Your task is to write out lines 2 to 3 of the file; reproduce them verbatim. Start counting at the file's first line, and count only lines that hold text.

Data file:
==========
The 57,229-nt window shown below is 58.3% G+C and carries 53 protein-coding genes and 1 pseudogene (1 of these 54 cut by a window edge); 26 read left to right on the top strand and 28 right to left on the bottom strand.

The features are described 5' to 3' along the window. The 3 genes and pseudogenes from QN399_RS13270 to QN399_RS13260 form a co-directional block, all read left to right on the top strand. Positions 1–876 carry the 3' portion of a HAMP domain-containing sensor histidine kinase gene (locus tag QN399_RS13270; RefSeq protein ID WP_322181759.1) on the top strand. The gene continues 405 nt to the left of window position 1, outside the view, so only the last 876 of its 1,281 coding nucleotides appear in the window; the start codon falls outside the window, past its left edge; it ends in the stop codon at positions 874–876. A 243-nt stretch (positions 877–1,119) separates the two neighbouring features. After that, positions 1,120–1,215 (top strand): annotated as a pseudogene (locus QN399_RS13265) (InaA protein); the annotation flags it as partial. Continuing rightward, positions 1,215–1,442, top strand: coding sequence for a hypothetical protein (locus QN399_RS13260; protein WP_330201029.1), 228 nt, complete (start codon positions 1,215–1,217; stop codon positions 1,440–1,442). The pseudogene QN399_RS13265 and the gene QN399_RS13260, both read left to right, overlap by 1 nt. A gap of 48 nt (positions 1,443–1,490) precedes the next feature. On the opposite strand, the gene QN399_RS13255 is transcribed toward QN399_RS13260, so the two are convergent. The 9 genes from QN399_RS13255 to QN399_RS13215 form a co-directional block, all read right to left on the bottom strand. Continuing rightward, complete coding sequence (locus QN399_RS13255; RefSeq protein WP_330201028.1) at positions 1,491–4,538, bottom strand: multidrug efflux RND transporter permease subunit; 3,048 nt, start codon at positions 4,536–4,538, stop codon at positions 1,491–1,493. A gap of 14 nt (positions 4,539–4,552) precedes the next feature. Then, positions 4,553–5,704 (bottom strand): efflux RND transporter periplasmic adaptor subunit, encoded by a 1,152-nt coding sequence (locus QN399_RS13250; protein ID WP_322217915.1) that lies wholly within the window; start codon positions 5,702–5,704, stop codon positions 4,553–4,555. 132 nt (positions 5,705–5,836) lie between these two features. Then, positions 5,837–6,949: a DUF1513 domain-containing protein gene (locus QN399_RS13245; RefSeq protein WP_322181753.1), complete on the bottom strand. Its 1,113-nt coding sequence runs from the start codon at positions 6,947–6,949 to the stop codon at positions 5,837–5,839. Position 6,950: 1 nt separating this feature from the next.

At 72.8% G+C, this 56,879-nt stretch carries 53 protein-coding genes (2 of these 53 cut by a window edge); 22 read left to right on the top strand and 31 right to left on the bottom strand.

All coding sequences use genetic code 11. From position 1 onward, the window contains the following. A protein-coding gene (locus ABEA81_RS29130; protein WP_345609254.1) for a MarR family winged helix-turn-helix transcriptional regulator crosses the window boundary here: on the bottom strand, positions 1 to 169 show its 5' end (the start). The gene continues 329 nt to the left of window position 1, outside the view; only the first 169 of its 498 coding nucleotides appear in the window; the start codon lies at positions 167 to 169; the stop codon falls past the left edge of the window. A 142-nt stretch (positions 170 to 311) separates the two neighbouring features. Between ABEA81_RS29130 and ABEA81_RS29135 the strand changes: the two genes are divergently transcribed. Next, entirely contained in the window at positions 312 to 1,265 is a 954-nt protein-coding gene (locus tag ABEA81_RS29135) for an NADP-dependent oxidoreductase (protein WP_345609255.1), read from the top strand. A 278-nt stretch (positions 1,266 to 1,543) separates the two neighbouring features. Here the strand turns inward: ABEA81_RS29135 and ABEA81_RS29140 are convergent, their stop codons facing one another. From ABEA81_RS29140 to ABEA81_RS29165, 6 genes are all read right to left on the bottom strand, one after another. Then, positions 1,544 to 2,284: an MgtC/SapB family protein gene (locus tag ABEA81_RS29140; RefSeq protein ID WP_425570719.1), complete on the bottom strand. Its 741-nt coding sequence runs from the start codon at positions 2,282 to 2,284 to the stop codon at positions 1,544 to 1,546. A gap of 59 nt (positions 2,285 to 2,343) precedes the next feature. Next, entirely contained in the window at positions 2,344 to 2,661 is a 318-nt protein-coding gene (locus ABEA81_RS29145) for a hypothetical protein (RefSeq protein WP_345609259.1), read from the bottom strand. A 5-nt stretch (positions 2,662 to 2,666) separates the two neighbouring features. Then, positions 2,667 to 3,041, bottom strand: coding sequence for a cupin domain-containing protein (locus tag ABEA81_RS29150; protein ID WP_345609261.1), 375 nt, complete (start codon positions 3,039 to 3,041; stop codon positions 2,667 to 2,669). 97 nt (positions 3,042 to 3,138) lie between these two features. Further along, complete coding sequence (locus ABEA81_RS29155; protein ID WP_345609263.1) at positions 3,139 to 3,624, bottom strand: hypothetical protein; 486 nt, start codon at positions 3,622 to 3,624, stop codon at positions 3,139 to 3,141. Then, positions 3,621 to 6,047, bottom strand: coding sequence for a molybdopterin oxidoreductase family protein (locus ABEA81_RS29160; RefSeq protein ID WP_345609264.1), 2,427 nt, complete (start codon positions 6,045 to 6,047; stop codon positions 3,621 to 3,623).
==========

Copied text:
The features are described 5' to 3' along the window. The 3 genes and pseudogenes from QN399_RS13270 to QN399_RS13260 form a co-directional block, all read left to right on the top strand. Positions 1–876 carry the 3' portion of a HAMP domain-containing sensor histidine kinase gene (locus tag QN399_RS13270; RefSeq protein ID WP_322181759.1) on the top strand. The gene continues 405 nt to the left of window position 1, outside the view, so only the last 876 of its 1,281 coding nucleotides appear in the window; the start codon falls outside the window, past its left edge; it ends in the stop codon at positions 874–876. A 243-nt stretch (positions 877–1,119) separates the two neighbouring features. After that, positions 1,120–1,215 (top strand): annotated as a pseudogene (locus QN399_RS13265) (InaA protein); the annotation flags it as partial. Continuing rightward, positions 1,215–1,442, top strand: coding sequence for a hypothetical protein (locus QN399_RS13260; protein WP_330201029.1), 228 nt, complete (start codon positions 1,215–1,217; stop codon positions 1,440–1,442). The pseudogene QN399_RS13265 and the gene QN399_RS13260, both read left to right, overlap by 1 nt. A gap of 48 nt (positions 1,443–1,490) precedes the next feature. On the opposite strand, the gene QN399_RS13255 is transcribed toward QN399_RS13260, so the two are convergent. The 9 genes from QN399_RS13255 to QN399_RS13215 form a co-directional block, all read right to left on the bottom strand. Continuing rightward, complete coding sequence (locus QN399_RS13255; RefSeq protein WP_330201028.1) at positions 1,491–4,538, bottom strand: multidrug efflux RND transporter permease subunit; 3,048 nt, start codon at positions 4,536–4,538, stop codon at positions 1,491–1,493. A gap of 14 nt (positions 4,539–4,552) precedes the next feature. Then, positions 4,553–5,704 (bottom strand): efflux RND transporter periplasmic adaptor subunit, encoded by a 1,152-nt coding sequence (locus QN399_RS13250; protein ID WP_322217915.1) that lies wholly within the window; start codon positions 5,702–5,704, stop codon positions 4,553–4,555. 132 nt (positions 5,705–5,836) lie between these two features. Then, positions 5,837–6,949: a DUF1513 domain-containing protein gene (locus QN399_RS13245; RefSeq protein WP_322181753.1), complete on the bottom strand. Its 1,113-nt coding sequence runs from the start codon at positions 6,947–6,949 to the stop codon at positions 5,837–5,839. Position 6,950: 1 nt separating this feature from the next.

At 72.8% G+C, this 56,879-nt stretch carries 53 protein-coding genes (2 of these 53 cut by a window edge); 22 read left to right on the top strand and 31 right to left on the bottom strand.